Tuesday, February 07, 2006
ONCE IN A WHILE a cookbook appears that just cant seem to go wrong. Judy Rodgerss Zuni Café Cookbook is one example: when it arrived I almost immediately made a Caesar Salad following the recipe, and the result tasted exactly like being in the Zuni Café. A few weeks later, same experience with her marvelous roast chicken.
The latest example is Suzanne Goins Sunday Suppers at Lucques, published last month, I believe. Suzanne worked a stint at Chez Panisse, is how we know her; then she moved on, first to the sous-chef role at Mark Peels Campanile in Los Angeles, then opening her own restaurants first Lucques, later AOC.
Weve only had time to try one recipe so far: weve been away. A couple of days ago Lindsey decided to try Suzannes Pappardelle with wild mushrooms, shell beans, and parmesan, making so many substitutions youd be excused for thinking it was an entirely different dish. Farfalle instead of pappardelle; a mix of storebought mushrooms; lima beans instead of fresh shell beans that sort of thing.
But the result was absolutely delicious. And better than that: it was intriguing, interesting, substantial. Everyone commented on it, from twelve-year-old Fran (as fine a bouche as any in this family) to seventy-year-old me. And delicious as the thing was the night Lindsey made it, it only got better the next day, when it was served warmed over in the skillet you see here.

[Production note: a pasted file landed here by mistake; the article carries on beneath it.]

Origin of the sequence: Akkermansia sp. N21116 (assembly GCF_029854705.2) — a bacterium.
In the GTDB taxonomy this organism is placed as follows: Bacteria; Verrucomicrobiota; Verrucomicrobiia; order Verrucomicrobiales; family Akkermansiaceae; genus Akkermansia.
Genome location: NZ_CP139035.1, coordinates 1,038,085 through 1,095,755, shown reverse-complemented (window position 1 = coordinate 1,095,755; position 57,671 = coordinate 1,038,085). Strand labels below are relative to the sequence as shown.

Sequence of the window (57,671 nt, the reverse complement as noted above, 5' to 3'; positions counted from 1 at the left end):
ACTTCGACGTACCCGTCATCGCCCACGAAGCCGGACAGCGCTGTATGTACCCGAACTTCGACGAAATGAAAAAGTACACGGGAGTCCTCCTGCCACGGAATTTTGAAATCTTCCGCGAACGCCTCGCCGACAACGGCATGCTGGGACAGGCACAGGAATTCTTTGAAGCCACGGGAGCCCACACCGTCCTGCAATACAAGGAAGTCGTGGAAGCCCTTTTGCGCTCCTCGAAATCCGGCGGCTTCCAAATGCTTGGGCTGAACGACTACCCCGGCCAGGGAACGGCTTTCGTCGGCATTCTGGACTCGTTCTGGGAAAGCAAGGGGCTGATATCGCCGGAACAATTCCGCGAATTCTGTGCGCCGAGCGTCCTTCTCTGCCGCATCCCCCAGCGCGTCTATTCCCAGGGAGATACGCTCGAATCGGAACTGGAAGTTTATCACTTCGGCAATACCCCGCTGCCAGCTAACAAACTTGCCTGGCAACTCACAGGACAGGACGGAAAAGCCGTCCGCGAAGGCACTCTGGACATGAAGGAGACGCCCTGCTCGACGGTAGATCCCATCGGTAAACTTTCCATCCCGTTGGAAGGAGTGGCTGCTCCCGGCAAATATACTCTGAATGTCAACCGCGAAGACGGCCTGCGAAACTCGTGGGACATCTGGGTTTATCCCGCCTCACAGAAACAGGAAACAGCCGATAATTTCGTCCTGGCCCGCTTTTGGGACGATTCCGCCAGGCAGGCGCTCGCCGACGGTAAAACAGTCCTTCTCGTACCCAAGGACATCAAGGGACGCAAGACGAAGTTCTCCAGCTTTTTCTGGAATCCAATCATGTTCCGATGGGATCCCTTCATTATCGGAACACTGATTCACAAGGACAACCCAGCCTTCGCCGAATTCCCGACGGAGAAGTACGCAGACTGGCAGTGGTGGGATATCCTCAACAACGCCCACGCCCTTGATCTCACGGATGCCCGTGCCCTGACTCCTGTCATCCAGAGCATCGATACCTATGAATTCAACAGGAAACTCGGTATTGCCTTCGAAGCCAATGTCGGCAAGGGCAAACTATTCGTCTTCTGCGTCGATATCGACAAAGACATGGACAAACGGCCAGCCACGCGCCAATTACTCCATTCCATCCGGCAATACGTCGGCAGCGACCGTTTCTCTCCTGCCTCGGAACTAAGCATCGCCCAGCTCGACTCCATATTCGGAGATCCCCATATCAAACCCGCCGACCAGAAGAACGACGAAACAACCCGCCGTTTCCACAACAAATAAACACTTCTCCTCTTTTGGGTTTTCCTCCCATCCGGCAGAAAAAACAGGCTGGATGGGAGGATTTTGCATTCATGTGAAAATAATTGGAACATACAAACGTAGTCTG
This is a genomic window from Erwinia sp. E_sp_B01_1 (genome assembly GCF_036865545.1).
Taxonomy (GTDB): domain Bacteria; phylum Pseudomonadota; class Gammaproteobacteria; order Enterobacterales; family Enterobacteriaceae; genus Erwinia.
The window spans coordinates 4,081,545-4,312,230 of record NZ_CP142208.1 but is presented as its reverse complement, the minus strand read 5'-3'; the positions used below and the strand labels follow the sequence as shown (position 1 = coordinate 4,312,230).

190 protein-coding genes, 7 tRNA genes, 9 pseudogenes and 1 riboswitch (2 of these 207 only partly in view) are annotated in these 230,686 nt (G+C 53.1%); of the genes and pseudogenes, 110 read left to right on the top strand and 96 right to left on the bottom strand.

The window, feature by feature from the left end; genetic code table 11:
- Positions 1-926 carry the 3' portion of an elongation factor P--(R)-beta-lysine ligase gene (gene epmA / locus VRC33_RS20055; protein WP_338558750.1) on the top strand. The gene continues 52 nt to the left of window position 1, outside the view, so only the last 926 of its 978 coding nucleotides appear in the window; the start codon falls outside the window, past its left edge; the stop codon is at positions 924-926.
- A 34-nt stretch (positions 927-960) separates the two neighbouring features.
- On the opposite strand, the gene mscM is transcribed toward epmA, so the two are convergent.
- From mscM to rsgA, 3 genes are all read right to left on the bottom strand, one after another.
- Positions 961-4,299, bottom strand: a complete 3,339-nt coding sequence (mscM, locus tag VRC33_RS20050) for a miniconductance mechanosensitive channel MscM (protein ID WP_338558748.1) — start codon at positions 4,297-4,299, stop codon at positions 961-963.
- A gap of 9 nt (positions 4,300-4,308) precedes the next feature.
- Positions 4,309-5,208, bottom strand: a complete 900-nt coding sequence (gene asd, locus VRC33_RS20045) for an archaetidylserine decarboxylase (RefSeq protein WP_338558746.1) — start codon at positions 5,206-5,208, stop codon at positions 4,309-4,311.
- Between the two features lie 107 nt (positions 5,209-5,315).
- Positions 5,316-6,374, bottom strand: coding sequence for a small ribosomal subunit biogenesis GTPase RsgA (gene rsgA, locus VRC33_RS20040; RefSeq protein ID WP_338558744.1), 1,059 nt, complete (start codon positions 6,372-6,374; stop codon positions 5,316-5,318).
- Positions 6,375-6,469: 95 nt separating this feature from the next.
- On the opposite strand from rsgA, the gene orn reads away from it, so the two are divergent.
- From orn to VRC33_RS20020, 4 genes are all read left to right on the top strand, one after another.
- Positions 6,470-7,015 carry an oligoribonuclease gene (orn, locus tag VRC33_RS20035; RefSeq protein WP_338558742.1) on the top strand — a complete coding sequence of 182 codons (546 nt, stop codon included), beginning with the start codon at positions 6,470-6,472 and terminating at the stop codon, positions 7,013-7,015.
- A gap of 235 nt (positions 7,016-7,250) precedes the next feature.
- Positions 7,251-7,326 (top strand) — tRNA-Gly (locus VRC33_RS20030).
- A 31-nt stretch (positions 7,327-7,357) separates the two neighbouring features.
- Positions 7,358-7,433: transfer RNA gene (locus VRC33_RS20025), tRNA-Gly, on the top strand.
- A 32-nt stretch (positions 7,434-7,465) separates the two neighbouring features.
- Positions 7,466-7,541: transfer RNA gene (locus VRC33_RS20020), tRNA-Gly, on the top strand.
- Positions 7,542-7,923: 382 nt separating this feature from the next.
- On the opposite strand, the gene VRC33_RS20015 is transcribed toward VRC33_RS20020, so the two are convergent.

It tasted of Suzannes restaurant Lucques, which like Loretta Kellers Bizou of fond memory seems at its best in slow-cooked dishes braises and the like. Theres something special about dishes like these, comforting of course this time of year, but beyond even that theres something really interesting their complexity and depth suggest something chthonic and primordial.
In this case, as Giovanna pointed out, there are so many details. Textures, colors, tastes. And each forkful brings a quantity of physical interfaces far beyond what youd expect: the tiny morsels of bean, pasta, mushroom, spinach, parmesan, breadcrumbs have so much texture; so many wrinkles, edges, folds, grains; each of them immediately finding a receptor on the tongue, then moving on to dozens more.
Its a complex recipe, but not a daunting one, I think I say complacently, as I had nothing to do with making it. But it is a delicious thing, and a glass of Nero dAvila does not hurt it.